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  Volume 3 | Issue 24 | June 19, 2011 |


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The Day, The Music Died- An Ode to Guru Azam Khan

Asrar Chowdhury

Years before the term “fusion” was coined, Azam Khan and his Mates were blending Bangla Folk and Sufi masala with Western spices to cook the foundations of what today is known as Bangla Rock. The 1950s-1970s was a golden time for popular music all over the world. Bangla popular music joined this bandwagon relatively late- in the closing years of the 1960s. But when it did- it cast Bangladesh into a spell that still carries on mesmerising the hearts of listeners and followers almost half a century later.

Azam Khan. Photo: Star File

Born on February 28, 1950 at Azimpur Government Colony, Mohammad Mahbubul Huq Khan aka Azam Khan was introduced to music through his Mother, Zobaida Begum. His Father, Mohammad Aftabuddin Khan was a government Officer. In 1967, Azam Khan became a member of Kranti Shilpi Goshthi. The group sang protest songs against the inequalities Bangladesh faced at the hands of the rulers in West Pakistan. They sang Janatar Sangram Cholbei; Bicharpati Tomar Bichar and other songs that later became anthems of Swadhin Bangla Betar.

Soon Bangladesh was at a crossroads - 1971- The Bangladesh Liberation War started. Like many, Azam Khan found himself joining the Beer Mukti Bahini to defend the honour and pride of a nation that refused to surrender in spite of losing three million lives in just 266 days at 7.83 lives per minute. His Father's orders were- “Don't return until you've freed the country”. First in Sector 2 receiving training from Mela Ghar at Agartala in Tripura, Azam Khan also fought in the front as a part of the Trimohini operation near Madartek where the Bir Mukti Bahini defeated the Pak Army. Azam Khan's voice and music inspired fellow Freedom fighters.

In a new Bangladesh, Azam Khan formed the band Uchcharon in 1972 with their first live programme at Notre Dame College. Their breakthrough came the same year with Eto Shundor Duniyai and Char Kalema on BTV, which became instant hits and anthems of a new generation. In collaboration with Feeroze Shain, Ferdous Wahid, Fakir Alamgir, Pilu Momtaz and others, Azam Khan and Mates were unknowingly sowing the seeds of a new genre- Bangla Rock. Small Wonder! Such a genre would also be the first in South Asia. It was Azam Khan who stood out with his ingenuity by keeping true to the Folk and Sufi roots of Bangla music while blending with Western Rhythm and Blues. The definitive Jeebone Kichhu Pabo Na broke out in 1974/75. This single was well ahead of its time in Bangladesh and South Asia. There was now no turning back- a new beat; a new rhythm; and a new soul and spirit had come for the staying. Bangla Rock was born.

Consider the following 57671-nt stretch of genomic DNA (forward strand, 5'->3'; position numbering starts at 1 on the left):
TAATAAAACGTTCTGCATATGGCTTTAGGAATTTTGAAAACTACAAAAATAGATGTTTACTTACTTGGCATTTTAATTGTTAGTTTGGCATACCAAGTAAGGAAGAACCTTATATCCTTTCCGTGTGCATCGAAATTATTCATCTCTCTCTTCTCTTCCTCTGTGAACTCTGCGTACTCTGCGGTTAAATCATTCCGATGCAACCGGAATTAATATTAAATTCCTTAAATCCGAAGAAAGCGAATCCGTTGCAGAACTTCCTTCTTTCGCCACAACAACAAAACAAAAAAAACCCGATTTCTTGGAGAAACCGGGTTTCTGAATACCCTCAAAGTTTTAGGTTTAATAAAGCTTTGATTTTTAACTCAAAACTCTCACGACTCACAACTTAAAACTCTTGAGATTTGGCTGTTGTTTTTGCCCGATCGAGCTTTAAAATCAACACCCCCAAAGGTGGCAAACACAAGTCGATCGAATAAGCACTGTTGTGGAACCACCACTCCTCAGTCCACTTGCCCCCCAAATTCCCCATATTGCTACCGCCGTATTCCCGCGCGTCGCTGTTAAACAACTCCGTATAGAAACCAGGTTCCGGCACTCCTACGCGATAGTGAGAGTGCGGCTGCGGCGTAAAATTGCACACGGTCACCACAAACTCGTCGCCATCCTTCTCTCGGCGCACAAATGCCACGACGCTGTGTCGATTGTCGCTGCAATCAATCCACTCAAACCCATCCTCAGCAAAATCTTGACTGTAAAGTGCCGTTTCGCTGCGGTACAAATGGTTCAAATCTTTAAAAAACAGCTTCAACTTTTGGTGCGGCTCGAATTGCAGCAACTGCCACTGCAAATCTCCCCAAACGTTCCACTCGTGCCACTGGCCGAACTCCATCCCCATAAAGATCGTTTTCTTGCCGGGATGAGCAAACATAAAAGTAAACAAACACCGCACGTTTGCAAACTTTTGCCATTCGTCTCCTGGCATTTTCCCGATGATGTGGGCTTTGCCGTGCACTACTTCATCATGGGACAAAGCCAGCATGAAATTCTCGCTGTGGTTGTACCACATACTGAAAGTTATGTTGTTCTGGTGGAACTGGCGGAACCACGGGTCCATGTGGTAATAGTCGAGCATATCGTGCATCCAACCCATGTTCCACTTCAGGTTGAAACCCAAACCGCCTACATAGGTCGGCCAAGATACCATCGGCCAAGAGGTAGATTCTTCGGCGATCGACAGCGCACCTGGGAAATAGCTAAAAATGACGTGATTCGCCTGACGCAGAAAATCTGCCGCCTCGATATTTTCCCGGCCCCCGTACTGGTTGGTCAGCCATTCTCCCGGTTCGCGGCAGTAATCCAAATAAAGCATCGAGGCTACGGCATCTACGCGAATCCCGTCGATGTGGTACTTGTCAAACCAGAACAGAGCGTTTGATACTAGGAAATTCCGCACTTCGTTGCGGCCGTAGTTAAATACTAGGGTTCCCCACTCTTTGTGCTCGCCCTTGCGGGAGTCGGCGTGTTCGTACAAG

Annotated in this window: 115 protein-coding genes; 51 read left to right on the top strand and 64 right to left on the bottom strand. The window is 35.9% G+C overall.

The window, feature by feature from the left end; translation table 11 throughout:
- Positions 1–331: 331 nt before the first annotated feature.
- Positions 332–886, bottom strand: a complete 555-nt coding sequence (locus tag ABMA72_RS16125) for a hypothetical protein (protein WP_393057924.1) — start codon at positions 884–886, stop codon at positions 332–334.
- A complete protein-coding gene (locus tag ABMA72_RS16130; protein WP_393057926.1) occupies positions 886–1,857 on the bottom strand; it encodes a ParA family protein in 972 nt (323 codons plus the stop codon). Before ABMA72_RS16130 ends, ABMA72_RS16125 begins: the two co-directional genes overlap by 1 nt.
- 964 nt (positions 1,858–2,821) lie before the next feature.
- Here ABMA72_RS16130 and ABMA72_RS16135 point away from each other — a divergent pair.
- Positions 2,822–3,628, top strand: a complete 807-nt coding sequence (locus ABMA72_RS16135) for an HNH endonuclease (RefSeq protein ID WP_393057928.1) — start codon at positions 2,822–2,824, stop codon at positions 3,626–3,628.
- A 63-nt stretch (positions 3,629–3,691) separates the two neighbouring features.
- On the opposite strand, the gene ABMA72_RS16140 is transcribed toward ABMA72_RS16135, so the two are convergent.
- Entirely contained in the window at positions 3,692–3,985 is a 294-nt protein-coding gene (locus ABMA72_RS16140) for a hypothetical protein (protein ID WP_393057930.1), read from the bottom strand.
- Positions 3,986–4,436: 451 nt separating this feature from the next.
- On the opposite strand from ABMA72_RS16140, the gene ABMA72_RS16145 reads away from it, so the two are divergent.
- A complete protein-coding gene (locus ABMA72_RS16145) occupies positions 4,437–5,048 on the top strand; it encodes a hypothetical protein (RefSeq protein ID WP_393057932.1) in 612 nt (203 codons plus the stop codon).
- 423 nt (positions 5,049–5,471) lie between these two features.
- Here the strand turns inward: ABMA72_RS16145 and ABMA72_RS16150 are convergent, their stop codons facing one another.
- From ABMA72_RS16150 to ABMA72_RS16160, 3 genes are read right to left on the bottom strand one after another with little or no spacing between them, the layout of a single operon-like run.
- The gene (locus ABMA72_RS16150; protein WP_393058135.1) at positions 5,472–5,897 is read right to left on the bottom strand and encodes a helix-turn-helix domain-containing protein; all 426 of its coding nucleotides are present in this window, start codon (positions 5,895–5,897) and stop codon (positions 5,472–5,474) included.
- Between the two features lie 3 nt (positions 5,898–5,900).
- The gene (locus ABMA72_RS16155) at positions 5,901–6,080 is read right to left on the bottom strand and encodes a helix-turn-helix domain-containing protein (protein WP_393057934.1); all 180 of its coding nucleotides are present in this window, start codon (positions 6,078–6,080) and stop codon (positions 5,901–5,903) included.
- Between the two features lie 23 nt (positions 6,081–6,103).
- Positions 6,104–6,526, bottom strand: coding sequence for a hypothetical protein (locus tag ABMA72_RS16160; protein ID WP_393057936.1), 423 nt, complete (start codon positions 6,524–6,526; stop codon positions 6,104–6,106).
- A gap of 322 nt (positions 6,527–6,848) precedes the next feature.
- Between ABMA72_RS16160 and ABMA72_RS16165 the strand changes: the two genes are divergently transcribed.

The beauty of Rock is its universal youthful spirit. Like Chuck Berry, Azam Khan delivered anthems: Bangladesh; Alal O Dulal; Ore Saleka, Ore Maleka; High Court-er Mazare; Abhimani and many more that spoke of the youth and immortalised names and places of Bangladesh. Chuck Berry influenced The Beatles and Rolling Stones. Azam Khan was also a musician's musician. He was the musician to whom his contemporaries and future generation Rock Musicians have always looked up to. Azam Khan with his ingenuity and down to earth personality and life style 'earned' the title Guru- an acknowledgment no formal institution could have ever matched because it is kissed with the love, respect and gratitude of listeners and musicians of Bangladesh.

People from all walks of life come together to pay their last respects. Photo: Star File

Personalities and talents like Guru Azam Khan come once in a few generations. They come as a silent Messiah to guide and enlighten people. Guru Azam Khan goes one step ahead. He responded to the call of his nation when his nation was at a crossroads. He then took a profession with a passion full of devotion- a rarity these days! Through devotion and ingenuity, Guru Azam Khan gave birth to Bangla Rock, but remained aloof from superstardom. In a time and age when the society runs a rat race, Guru Azam Khan lead a very humble life playing sport, teaching young kids how to swim and spending time with his family. He never chased material wealth or any formal recognition. The Guru of Bangla Rock will remain a silent shadow- a Guardian Angel- with all the bodies of Rock musicians for as long as Bangla Rock is alive.

From 1971 Azam Khan has indeed been The Guru. His entire persona reflects the spirit of 1971- rebellion, freedom and the love for the people of Bangladesh. And thus Guru Azam Khan has remained evergreen and ever relevant for four decades from the generation that experienced the creation of Bangladesh to today's youth. Very few personalities in Bangladesh have had such an everlasting impact in any form of artistic expression. Nay! That day, the music didn't die. From now, it will sing and ring in another form- that's all. Guru, Rest in Peace!

(The author teaches economic theory at Jahangirnagar University and North South University.)


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